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Time Exposure

Quietly but surely, synchronisation codes have become an essential part of MIDI recording, but what's all this SMPTE and FSK stuff really about? Chris Many looks at the different sync codes and why we need them.

These days we tend to take equipment synchronisation for granted, but just how do sequencers, drum machines and tape recorders stay in time?

IN THE MIDI era, it's not enough that a musician or composer knows how to create a haunting melodic phrase, killer dance groove or the next Top Ten hit. It's not even enough to know the Ins and Outs of synthesisers or how to get a good, clean sample, much less the real difference between 12-bit and 16-bit samplers (besides the price tag, that is). We all know that the length of the list of subjects a musician is required to know is long and extends beyond mere matters of music. Synchronisation usually tends to be low on the list, and rightly so. After all, it's just a matter of turning on the tape and locking up a sequencer. Or is it?

Clearly Defined

LET'S GET A couple of definitions out of the way first. What do we mean by "synchronisation"? My pocket dictionary defines "synchronise" thus: 1. Occur at the same time; agree in time. 2. Move or take place at the same rate and exactly together.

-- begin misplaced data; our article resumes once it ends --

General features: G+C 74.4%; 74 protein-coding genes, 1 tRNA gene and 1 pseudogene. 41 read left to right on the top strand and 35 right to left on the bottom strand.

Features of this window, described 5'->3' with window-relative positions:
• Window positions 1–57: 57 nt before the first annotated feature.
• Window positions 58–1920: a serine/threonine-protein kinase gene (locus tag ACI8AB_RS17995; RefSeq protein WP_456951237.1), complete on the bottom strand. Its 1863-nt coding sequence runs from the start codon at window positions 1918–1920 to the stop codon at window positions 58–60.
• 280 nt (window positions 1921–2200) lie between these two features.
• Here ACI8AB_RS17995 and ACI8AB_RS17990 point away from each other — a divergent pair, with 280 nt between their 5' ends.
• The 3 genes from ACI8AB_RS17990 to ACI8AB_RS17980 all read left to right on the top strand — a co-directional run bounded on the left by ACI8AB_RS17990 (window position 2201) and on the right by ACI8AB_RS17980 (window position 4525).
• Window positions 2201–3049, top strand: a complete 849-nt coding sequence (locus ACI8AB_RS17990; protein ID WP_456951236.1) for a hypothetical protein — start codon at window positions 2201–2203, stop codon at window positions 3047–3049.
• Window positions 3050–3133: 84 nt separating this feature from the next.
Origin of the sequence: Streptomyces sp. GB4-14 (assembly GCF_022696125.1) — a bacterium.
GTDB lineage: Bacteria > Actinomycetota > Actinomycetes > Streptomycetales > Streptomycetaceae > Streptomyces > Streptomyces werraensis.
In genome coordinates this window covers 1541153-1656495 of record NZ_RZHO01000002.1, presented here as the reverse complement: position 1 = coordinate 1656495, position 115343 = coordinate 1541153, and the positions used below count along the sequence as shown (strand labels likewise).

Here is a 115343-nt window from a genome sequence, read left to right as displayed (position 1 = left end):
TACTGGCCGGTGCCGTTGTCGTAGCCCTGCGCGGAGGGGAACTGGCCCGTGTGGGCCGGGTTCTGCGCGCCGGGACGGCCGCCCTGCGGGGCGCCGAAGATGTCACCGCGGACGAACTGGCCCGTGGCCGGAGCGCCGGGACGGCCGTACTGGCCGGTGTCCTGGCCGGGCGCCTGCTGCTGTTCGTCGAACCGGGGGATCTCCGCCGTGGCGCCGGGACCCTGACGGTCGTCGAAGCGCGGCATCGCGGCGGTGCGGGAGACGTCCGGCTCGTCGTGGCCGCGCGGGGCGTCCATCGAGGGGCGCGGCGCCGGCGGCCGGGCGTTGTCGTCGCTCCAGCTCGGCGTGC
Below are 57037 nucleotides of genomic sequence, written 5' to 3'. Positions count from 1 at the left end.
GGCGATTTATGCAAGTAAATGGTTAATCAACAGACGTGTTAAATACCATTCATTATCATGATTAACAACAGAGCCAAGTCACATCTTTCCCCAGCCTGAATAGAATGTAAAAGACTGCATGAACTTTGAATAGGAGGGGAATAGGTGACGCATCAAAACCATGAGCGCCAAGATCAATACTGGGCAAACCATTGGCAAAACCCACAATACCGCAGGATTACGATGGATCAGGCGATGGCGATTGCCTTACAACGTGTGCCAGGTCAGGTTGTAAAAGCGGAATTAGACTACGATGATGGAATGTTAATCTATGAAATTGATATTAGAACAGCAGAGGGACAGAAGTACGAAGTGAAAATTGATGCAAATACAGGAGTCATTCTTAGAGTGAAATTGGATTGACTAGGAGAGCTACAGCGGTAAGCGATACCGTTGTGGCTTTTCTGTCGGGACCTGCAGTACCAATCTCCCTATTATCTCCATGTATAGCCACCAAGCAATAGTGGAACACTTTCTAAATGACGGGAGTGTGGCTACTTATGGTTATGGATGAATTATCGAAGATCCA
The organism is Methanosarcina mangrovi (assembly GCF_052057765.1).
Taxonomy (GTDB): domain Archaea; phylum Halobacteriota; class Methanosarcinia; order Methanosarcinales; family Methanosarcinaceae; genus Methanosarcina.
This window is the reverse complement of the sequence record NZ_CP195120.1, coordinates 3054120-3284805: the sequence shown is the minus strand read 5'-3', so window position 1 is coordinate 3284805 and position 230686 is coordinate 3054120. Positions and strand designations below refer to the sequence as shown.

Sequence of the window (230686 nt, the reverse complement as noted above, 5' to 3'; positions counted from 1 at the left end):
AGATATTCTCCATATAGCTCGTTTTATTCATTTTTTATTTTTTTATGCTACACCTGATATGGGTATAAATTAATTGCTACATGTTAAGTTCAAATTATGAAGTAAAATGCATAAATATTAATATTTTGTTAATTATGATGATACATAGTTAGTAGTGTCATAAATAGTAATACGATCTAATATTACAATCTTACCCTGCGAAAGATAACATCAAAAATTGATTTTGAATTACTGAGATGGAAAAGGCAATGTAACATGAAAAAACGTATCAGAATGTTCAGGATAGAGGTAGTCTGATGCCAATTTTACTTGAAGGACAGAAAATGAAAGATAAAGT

Orchestras normally require a conductor to synchronise their performances, getting all of the musicians to play together and agree on a common tempo, interpretation, dynamics and so on. A computer or dedicated sequencer actually takes on the conductor's role when used to perform music, causing different tracks to start at the same time and perform exactly together at the same tempo.

But what would happen if our conductor was unable to communicate his directions to the musicians in the orchestra? Then we have chaos. Fortunately, musicians have a common language in music. Whether or not individual performers within an orchestra speak French, Italian or English, the language of a conductor setting the pace and dynamics of a piece is understood the world over.